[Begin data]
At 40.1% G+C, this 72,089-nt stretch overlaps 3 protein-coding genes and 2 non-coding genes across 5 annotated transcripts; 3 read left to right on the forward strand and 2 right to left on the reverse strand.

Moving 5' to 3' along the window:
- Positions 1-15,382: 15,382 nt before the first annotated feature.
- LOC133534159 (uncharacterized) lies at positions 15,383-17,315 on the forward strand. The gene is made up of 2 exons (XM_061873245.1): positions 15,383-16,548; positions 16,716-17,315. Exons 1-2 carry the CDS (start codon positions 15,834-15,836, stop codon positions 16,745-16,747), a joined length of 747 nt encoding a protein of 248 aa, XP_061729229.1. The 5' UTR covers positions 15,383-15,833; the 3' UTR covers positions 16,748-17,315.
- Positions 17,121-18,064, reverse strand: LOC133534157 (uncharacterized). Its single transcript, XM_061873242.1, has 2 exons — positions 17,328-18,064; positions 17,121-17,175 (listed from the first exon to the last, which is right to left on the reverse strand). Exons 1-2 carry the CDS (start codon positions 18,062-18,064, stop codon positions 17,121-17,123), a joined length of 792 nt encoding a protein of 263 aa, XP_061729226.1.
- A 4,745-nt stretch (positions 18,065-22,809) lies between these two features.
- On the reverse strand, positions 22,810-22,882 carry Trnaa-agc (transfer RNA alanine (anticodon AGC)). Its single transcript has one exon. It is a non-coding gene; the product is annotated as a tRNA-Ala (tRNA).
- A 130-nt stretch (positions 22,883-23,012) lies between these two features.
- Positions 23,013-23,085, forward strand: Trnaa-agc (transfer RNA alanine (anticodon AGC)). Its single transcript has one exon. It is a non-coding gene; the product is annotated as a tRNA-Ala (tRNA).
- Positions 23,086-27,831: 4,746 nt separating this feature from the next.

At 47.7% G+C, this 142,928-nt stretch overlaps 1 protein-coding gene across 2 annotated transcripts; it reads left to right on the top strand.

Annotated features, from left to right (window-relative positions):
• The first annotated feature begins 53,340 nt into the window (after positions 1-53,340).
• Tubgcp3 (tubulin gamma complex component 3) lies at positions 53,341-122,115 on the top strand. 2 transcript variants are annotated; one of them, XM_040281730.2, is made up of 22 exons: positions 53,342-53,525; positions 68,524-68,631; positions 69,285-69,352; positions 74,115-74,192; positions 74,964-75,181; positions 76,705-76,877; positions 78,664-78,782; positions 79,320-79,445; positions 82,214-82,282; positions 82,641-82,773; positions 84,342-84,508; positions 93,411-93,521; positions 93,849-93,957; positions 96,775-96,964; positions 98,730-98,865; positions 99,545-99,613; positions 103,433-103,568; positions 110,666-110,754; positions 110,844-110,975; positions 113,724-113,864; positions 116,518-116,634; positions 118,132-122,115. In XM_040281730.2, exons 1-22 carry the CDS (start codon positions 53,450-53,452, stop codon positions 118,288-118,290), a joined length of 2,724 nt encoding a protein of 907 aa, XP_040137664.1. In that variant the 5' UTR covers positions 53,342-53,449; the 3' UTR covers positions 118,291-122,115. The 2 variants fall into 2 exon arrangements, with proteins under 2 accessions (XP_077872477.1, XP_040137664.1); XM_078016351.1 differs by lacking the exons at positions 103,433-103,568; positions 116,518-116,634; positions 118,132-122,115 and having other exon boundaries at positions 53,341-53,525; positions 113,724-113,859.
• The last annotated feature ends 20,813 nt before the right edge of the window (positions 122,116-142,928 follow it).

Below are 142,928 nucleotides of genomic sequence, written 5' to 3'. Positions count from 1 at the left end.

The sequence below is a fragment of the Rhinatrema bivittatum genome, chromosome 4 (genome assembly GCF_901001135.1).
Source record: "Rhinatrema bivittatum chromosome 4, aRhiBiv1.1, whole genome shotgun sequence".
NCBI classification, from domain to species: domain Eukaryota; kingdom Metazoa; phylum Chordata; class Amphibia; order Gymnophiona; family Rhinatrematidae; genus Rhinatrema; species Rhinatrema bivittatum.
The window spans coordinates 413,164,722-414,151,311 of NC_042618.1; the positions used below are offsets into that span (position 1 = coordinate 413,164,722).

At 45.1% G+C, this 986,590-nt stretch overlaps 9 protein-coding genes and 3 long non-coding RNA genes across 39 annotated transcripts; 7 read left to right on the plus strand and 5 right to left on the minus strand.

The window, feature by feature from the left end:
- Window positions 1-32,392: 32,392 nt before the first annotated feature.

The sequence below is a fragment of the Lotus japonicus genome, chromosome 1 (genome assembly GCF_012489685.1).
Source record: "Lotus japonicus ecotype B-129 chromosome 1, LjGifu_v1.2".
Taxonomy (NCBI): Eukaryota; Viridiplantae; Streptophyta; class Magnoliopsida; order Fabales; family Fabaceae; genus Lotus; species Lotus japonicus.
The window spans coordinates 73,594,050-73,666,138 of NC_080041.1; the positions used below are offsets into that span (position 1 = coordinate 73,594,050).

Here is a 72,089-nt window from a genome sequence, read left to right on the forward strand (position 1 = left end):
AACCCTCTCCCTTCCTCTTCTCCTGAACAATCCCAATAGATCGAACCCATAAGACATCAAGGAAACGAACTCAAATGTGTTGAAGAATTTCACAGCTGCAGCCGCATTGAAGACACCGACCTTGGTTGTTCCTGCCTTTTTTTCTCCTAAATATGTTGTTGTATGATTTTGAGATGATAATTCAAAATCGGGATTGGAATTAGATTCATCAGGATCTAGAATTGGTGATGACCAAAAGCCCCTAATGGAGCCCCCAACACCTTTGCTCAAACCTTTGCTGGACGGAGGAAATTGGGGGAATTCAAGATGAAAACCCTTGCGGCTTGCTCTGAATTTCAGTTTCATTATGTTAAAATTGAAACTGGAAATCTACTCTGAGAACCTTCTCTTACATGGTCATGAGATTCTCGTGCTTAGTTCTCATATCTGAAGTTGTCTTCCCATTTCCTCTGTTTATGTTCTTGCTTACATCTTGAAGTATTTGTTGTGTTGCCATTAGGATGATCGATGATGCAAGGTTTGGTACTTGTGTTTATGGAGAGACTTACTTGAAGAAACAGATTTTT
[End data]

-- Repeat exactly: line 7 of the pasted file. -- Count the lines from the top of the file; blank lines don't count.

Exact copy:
- On the reverse strand, positions 22,810-22,882 carry Trnaa-agc (transfer RNA alanine (anticodon AGC)). Its single transcript has one exon. It is a non-coding gene; the product is annotated as a tRNA-Ala (tRNA).